Semester 1 in the rearview mirror

My first semester is now done. Some thoughts on my classes:
  • Disruptive Technologies: We learned a lot about the Clay Christensen innovation model during IAP. It was presented as a well-packaged, clear, consistent model for understanding the dynamics of the marketplace. This class is an extended series of footnotes, caveats, and counterexamples which show that the simple model isn't the end of the discussion. Group project: understanding the impact of low-cost 3rd generation PV solar technologies. We predicted that Balance of System costs will keep 3G solar out of the utility-scale market indefinitely, but that opportunities posed by BIPV (Building Integrated Photovoltaic) to lower BoS costs will create a viable market once the technology's durability issues are resolved.
  • Engineering, Economics, and Regulation of the Electricity Grid. My favorite class this term. A detailed, real-world look at exactly how the magic of always-available power actually works. I had no idea that the system was this complicated and how the incentive structures really work in the industry. Fascinating to learn what "deregulation" really means.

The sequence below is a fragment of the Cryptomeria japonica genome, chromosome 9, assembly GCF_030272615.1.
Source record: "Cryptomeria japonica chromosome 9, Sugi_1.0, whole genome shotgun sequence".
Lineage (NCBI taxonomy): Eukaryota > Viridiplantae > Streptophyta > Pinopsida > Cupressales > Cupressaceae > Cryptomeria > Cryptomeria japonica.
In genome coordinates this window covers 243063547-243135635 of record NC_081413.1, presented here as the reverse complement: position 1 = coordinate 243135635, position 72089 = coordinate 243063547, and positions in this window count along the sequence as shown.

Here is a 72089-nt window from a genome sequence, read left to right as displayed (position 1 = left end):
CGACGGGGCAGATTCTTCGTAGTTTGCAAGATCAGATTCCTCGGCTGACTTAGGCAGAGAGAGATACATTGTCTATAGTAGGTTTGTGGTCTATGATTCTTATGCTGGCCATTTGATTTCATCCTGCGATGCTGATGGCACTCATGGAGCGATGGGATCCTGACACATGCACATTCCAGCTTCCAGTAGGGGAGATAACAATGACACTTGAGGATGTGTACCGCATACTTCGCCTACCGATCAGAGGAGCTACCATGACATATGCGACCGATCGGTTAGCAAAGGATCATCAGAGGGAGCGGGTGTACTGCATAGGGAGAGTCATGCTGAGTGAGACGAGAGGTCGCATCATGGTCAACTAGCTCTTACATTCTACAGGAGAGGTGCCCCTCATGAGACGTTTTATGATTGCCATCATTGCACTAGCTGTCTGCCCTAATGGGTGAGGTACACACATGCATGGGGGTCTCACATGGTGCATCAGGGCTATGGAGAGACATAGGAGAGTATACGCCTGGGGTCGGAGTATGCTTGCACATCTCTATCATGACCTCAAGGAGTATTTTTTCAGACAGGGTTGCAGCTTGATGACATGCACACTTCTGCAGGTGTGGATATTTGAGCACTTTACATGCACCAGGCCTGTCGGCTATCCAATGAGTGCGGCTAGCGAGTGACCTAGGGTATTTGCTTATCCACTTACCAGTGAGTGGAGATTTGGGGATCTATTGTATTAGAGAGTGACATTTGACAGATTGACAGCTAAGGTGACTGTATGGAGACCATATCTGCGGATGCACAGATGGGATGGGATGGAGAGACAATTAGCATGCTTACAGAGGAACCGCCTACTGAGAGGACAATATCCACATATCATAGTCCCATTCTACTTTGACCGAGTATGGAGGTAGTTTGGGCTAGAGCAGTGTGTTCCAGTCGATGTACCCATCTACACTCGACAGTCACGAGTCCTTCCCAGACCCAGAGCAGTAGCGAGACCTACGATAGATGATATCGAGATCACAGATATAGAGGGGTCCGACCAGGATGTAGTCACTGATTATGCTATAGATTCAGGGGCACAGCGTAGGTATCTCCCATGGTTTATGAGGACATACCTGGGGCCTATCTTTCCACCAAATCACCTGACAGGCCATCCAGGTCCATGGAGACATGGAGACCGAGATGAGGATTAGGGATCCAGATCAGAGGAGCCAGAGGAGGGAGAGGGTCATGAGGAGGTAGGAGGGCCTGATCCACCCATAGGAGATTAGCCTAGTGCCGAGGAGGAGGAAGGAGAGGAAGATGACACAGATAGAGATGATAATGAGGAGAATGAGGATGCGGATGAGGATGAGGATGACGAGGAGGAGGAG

• Technology Strategy: Heavy overlap with Disruptive Technologies. (same instructor) It was cool to read some seminal books of the field and then have the opportunity to interview the authors at length in class.
  • Real Options: "How to introduce a stochastic distribution function to your business plan". Really useful content burdened by an unwieldy class organization. Downright painful use of inappropriate tools to the problem. Unpleasant for structural issues, but the material is compelling enough to save the class.
  • User-Centered Innovation - discused earlier
  • Thesis Seminar - I may have a thesis topic soon. Yay.
  • Enterprise Architecture - A not-yet-rigorous approach to enterprise transformation. I had hoped for an engineering approach to management, which is not really what this class is about. Good to know, though, especially if I ever need to roll out an IT system in a large company.
Of course, the most valuable stuff at MIT comes outside of classes. I volunteered with the Clean Energy Prize, which deserves a post all of its own. Stay tuned.